NCAR adds resources to TeraGrid

Aug 10, 2007
BlueGene/L System
NCAR's BlueGene/L system, code-named "frost," requires a fraction of the power and space of most production systems. The integration of frost brings the capacity of the TeraGrid to more than 250 teraflops of computing capability and more than 30 petabytes of online and archival data storage. Credit: Photo by Carlye Calvin, ©UCAR

Researchers who use the TeraGrid, the nation’s most comprehensive and advanced infrastructure for open scientific research, can now leverage the computing resources of a powerful, 2048-processor BlueGene/L system at the National Center for Atmospheric Research (NCAR).

NCAR plans to provide up to 4.5 million processor-hours of BlueGene/L computing annually to researchers who have received computing grants from the National Science Foundation (NSF).

The operational integration of TeraGrid with the BlueGene/L system, nicknamed “frost,” involved extensive preparation by NCAR’s Computational and Information Systems Laboratory (CISL). Engineers deployed the necessary networking infrastructure, then established connectivity to NCAR’s data storage systems, and merged the local resource accounting system with the TeraGrid.

“We are excited to be at a point where all our hard work and preparation pays off, and to provide the TeraGrid community with access to this valuable collaborative resource,” says Richard Loft, NCAR TeraGrid principal investigator.

NCAR is also testing experimental systems and services on the TeraGrid. These include the wide-area versions of general parallel file systems from IBM and cluster file systems, as well as a remote data visualization capability based on the VAPOR tool, an open source application developed by NCAR, the University of California, Davis, and Ohio State University under the sponsorship of NSF (see On the Web, below).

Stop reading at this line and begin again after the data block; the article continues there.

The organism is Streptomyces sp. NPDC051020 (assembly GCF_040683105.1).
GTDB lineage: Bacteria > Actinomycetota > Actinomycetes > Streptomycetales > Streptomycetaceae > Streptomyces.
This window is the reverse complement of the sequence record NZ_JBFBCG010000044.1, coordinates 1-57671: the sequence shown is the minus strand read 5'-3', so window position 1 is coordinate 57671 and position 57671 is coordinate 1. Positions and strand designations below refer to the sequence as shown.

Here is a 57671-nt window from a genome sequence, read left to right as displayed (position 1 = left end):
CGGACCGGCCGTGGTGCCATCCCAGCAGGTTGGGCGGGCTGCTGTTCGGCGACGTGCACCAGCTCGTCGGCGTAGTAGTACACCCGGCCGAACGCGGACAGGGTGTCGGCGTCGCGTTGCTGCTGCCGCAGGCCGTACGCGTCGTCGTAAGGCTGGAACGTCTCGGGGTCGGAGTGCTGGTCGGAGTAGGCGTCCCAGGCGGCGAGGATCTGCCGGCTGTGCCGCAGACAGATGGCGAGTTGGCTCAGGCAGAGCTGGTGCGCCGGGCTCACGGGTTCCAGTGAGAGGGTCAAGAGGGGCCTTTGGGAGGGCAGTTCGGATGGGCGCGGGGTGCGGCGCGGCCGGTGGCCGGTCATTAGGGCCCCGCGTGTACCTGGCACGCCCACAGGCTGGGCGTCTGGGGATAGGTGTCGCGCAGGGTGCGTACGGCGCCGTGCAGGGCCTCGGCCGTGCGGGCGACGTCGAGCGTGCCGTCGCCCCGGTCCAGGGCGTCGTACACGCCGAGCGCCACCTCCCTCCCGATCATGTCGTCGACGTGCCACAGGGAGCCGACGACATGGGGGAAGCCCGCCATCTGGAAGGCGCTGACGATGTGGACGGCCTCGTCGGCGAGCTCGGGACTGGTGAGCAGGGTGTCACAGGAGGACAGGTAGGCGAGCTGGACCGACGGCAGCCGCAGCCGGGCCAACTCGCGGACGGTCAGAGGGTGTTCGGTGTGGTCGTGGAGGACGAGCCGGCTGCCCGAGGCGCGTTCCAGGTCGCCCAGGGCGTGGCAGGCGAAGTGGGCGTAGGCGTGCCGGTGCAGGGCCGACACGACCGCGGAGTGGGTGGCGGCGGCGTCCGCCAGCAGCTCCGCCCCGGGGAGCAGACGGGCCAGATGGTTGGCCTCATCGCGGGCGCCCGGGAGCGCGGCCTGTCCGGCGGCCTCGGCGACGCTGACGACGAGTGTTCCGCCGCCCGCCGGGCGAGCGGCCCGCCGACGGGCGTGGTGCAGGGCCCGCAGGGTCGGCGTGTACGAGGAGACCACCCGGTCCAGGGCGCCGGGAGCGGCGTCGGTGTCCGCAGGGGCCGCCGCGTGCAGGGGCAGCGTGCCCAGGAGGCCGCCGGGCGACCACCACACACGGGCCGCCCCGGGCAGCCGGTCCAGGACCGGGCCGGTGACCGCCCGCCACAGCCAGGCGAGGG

NCAR’s frost system, which is operated in partnership with the University of Colorado, will be the second BlueGene/L system on the TeraGrid, joining the San Diego Supercomputer Center’s 6,144 processor system. With the addition of frost, the TeraGrid has more than 250 teraflops of computing capability and more than 30 petabytes of online and archival data storage, with rapid access and retrieval over high-performance networks.

Source: National Center for Atmospheric Research

Explore further: Fighting the next generation of cyberattacks

Related Stories

Simple method for selective bioconjugation of native proteins

23 minutes ago

Whether it is for pharmaceuticals, or imaging, or proteomics, many scientists are interested in finding better ways to chemically tweak proteins. However, proteins are chemically complex, and targeting one particular place ...

Modular Robotic Vehicle developed at Johnson Space Center

1 hour ago

We all know Google's star act for driving's future with its self-driving car. What if NASA were to step up and give us its rendition of a self-driving vehicle? A new video reveals how NASA handles the role. NASA actually ...

Plight of imperiled Montana insect draws lawsuit

3 hours ago

Wildlife advocates asked a judge Wednesday to force federal officials to decide if a rare aquatic insect that's found only in Montana's Glacier National Park should be protected under the Endangered Species Act.

Recommended for you

Fighting the next generation of cyberattacks

Apr 16, 2015

The next generation of cyberattacks will be more sophisticated, more difficult to detect and more capable of wreaking untold damage on the nation's computer systems.

Algorithm able to identify online trolls

Apr 14, 2015

A trio of researchers, two from Cornell the other from Stanford has developed a computer algorithm that is capable of identifying antisocial behavior as demonstrated in website comment sections. In their ...

User comments : 0

Please sign in to add a comment. Registration is free, and takes less than a minute. Read more

Click here to reset your password.
Sign in to get notified via email when new comments are made.